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Rhyacionia frustrana

Nantucket pine tip moth damage (right) compared to healthy branch (left). Photo: Robert L. Anderson, USDA Forest Service, Bugwood.
Scientific Name: 
Rhyacionia frustrana
Common Name: 
Nantucket Pine Tip Moth
Growing Degree Days (GDD's): 
121–448 GDD's; 1514-1917 GDD's; 1490-1750 GDD's (adults), Base 50F, March 1st Start Date (Source: Cornell Cooperative Extension; Robert Childs, UMass Extension.)
Host Plant(s) Common Name (Scientific Name): 
Austrian pine (Pinus nigra)
Black pine (Pinus thunbergii)
Loblolly pine (Pinus taeda)
Mugo pine (Pinus mugo)
Pitch pine (Pinus rigida) *Preferred host.
Scots pine (Pinus sylvestris) *Preferred host.
Virginia pine (Pinus virginiana) *Preferred host.
Insect Description: 

The Nantucket pine tip moth is found in Massachusetts and south to Florida and elsewhere in the US. Adult Nantucket pine tip moths are approximately 1/4 inch long and copper colored with silver flecking. Adult females lay tiny, convex eggs that may range in color from white to yellow/orange to green as they mature. Eggs hatch and cream colored caterpillars are approximately 3/8 inch long with brown heads. As caterpillars age, they may turn light brown to orange. Once fully mature, the caterpillars form brown pupae that are approximately 1/4 inch in length. The Nantucket pine tip moth may overwinter as a pupae in damaged pine shoots, cones, or buds. Adult moths emerge in the early spring, mate, and the adult females lay their eggs on either new pine shoots or one year old shoots. In the spring, eggs may take up to 30 days to hatch. Once the caterpillars emerge, they spend time feeding on the outside of new growth. After this period of feeding, they bore into the new shoots, cones, or buds to feed within these plant parts. They spend at least 3-4 weeks feeding in these areas. Two generations per year may occur in the northern parts of this insect's range. In Florida, up to five generations may occur per year. May be compared or confused with the European pine shoot moth (Rhyacionia buoliana), the Zimmerman pine moth (Dioryctria zimmermani), or the pitch pine tip moth (Rhyacionia rigidana).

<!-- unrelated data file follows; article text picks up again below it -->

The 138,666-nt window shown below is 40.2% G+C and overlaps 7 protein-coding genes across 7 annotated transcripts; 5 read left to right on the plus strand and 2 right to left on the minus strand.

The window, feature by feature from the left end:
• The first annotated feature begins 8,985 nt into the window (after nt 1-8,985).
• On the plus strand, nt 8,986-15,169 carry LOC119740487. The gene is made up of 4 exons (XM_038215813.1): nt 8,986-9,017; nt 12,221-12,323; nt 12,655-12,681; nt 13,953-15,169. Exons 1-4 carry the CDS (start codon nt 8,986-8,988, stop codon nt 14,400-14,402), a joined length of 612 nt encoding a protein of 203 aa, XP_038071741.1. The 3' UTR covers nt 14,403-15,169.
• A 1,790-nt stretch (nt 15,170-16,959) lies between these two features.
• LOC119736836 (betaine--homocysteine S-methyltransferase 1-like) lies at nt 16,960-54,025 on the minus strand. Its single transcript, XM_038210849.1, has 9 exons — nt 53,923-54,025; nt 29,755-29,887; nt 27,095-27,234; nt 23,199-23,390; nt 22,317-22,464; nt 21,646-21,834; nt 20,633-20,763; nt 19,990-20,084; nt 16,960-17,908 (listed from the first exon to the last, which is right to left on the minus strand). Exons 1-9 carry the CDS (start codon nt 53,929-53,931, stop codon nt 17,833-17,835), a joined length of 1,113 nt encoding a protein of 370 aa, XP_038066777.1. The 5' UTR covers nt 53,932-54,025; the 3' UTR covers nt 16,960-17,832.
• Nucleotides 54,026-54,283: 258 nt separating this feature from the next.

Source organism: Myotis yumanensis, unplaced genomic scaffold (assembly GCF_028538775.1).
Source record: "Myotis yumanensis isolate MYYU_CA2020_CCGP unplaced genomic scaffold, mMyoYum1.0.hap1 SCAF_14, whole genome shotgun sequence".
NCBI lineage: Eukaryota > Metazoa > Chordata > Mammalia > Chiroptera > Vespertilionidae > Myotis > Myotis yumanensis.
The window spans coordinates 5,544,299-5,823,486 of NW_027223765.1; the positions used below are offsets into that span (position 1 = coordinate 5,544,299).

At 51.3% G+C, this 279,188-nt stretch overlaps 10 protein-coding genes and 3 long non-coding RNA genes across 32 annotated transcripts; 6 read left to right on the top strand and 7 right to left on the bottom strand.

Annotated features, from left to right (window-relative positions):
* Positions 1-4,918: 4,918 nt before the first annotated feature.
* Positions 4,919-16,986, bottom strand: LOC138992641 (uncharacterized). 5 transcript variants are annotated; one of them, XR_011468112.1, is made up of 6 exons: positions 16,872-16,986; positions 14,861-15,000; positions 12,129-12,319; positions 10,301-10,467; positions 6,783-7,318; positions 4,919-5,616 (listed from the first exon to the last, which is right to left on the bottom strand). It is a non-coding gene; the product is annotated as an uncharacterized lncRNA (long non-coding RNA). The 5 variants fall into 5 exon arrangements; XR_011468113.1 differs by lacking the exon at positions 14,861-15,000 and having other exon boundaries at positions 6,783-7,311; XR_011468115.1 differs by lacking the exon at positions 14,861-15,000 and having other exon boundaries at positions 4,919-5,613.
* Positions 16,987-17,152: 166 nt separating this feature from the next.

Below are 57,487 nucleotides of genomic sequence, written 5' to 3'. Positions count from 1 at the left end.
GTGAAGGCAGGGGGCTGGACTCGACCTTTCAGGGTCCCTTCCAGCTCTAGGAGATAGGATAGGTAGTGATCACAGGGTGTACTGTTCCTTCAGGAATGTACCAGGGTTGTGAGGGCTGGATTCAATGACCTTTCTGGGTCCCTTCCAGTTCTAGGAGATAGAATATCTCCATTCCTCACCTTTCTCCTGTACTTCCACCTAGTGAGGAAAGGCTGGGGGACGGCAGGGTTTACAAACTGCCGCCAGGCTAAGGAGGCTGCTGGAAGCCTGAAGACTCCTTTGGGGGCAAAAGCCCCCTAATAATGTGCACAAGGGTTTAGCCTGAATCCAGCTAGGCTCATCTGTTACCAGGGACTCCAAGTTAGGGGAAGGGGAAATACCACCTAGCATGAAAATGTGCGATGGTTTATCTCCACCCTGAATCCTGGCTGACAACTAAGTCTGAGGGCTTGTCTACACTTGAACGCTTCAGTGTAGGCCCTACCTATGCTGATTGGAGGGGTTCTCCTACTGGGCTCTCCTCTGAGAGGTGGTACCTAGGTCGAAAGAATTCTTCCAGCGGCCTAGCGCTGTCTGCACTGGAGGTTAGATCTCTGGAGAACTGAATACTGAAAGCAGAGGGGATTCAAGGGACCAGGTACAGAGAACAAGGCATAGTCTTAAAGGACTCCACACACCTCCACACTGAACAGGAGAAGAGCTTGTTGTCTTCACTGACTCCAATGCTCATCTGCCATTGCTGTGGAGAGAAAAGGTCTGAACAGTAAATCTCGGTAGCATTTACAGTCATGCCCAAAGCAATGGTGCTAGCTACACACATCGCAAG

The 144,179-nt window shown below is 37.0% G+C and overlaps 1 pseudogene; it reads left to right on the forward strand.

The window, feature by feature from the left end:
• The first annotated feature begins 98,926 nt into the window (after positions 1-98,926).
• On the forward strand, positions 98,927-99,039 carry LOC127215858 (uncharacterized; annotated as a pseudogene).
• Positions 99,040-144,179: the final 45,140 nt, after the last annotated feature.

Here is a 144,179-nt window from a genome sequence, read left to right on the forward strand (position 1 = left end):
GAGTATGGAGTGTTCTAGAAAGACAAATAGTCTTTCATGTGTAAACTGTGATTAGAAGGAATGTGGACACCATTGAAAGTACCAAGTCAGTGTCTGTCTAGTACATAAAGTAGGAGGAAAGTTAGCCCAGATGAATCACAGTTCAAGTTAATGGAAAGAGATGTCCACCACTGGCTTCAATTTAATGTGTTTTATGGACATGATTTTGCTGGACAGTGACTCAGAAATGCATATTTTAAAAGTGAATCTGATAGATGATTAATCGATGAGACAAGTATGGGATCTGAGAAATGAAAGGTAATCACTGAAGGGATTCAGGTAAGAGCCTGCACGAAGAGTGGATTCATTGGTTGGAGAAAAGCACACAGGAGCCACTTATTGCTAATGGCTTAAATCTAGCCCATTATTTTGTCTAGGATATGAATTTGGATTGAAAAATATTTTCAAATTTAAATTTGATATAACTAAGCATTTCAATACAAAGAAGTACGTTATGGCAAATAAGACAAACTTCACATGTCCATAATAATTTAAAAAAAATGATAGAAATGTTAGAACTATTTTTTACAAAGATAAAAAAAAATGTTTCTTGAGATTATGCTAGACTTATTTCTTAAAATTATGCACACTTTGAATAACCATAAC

Damage to Host: 

The Nantucket pine tip moth is capable of killing the shoots of its host plants as far back as almost 1 foot. Both shoots and buds are killed, along with female flowers and conelets. Early feeding may only be indicated by small, delicate webs found on needles near the stem. As feeding continues and becomes more visible, the webbing may grow larger and be filled with resin and frass. On cones, evidence of boring and dead conelets may be seen. Trees growing in sunny locations may be preferentially attacked. Trees that are heavily infested may look reddish-brown in color because of the dieback this insect causes. The caterpillars of this species may kill the tips of small host plants to such an extent that small trees (less than 3 ft. tall) are killed. In other cases, a bushier form to the host plant is created by the feeding of this insect, which may be aesthetically pleasing to some. This species can be significantly damaging in nurseries or Christmas tree plantations. The unsightly distortion caused by the Nantucket pine tip moth can make some of its hosts unmarketable. Ornamental pines or wild pine seedlings growing in open areas may be preferentially attacked.


Pheromone traps may be available to assist planning the timing of chemical management options. Commercially available lures are able to monitor the presence of adult male Nantucket pine tip moths. Visual monitoring of susceptible hosts includes looking for: red/browning needles that eventually drop from the tree, dead/dying branch tips, fine silk webbing filled with resin and frass on branch tips, and hollow shoots or buds.